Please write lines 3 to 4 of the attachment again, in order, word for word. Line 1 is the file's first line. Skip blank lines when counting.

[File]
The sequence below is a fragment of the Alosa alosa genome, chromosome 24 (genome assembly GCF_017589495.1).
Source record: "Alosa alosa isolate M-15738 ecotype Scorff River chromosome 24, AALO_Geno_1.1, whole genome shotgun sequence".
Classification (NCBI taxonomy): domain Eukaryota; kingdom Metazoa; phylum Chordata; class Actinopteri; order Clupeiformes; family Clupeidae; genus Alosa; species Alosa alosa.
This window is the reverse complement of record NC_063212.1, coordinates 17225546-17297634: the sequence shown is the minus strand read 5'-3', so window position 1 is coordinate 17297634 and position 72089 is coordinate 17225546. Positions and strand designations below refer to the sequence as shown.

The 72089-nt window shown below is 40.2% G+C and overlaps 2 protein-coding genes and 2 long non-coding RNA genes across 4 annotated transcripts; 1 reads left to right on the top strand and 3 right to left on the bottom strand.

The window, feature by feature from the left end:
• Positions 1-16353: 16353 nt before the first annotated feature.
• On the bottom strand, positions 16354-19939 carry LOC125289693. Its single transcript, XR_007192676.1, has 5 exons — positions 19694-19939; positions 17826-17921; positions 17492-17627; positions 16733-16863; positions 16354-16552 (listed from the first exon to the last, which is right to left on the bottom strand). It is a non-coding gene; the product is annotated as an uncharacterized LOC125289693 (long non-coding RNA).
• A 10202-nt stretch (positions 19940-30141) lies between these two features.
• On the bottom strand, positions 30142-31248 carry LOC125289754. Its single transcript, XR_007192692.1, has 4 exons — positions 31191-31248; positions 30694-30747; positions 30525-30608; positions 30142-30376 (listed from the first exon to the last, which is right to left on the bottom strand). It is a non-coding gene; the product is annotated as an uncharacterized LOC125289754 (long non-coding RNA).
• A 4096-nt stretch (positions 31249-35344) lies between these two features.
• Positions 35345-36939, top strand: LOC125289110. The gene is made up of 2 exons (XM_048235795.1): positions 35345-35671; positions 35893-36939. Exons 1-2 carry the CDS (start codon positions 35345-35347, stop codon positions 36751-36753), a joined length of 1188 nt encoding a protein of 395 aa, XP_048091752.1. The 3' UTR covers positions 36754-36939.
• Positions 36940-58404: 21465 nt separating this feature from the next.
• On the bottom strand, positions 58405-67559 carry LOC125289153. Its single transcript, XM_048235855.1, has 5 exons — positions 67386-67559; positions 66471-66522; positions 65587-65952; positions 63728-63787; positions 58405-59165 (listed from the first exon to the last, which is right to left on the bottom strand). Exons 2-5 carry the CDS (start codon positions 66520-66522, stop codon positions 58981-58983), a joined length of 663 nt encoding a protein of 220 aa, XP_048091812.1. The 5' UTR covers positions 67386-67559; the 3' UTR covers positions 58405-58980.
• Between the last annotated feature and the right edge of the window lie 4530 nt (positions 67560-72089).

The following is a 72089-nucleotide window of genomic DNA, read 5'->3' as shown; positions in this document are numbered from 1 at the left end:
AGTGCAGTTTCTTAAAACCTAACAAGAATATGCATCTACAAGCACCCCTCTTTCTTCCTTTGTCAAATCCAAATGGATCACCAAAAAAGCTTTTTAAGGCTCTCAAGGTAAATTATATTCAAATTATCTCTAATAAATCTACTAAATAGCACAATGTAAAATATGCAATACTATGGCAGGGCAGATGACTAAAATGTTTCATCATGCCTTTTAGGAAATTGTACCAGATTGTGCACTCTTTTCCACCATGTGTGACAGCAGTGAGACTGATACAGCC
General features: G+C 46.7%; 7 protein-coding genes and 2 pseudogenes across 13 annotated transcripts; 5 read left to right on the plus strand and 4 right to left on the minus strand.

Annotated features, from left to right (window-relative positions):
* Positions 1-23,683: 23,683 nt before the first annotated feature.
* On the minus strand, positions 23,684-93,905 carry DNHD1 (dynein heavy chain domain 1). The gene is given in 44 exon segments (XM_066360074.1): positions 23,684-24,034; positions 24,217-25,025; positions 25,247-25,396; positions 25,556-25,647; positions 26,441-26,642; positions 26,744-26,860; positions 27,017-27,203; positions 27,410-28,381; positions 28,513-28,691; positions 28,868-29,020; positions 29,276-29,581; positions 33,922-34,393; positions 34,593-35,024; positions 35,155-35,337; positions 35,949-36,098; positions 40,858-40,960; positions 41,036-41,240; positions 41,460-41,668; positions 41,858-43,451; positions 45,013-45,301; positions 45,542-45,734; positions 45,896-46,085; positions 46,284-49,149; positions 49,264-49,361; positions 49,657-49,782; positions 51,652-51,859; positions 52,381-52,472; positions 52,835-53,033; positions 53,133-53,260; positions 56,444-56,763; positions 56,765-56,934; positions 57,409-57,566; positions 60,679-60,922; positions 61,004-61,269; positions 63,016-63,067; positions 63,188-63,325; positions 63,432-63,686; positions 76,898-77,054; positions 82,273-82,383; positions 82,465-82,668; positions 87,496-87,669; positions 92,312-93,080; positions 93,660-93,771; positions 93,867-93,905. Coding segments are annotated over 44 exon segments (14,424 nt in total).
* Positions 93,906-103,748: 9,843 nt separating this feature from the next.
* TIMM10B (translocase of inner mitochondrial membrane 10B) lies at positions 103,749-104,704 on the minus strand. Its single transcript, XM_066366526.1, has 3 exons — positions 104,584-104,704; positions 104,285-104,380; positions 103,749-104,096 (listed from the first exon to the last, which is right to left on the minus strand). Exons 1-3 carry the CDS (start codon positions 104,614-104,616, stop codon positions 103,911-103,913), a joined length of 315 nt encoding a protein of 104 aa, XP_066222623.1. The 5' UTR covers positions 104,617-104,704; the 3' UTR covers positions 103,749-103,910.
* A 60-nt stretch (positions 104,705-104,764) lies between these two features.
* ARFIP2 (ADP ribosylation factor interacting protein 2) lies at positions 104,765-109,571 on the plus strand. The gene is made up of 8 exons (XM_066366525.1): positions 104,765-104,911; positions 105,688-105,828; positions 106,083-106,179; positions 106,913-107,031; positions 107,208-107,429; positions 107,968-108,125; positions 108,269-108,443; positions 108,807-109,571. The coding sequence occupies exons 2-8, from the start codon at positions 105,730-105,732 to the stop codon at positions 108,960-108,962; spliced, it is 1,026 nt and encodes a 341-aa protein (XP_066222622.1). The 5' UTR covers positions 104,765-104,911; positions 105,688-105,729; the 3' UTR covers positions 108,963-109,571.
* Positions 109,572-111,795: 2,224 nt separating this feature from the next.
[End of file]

Classification (NCBI taxonomy): domain Eukaryota; kingdom Metazoa; phylum Chordata; class Actinopteri; order Clupeiformes; family Clupeidae; genus Alosa; species Alosa alosa.
This window is the reverse complement of record NC_063212.1, coordinates 17225546-17297634: the sequence shown is the minus strand read 5'-3', so window position 1 is coordinate 17297634 and position 72089 is coordinate 17225546. Positions and strand designations below refer to the sequence as shown.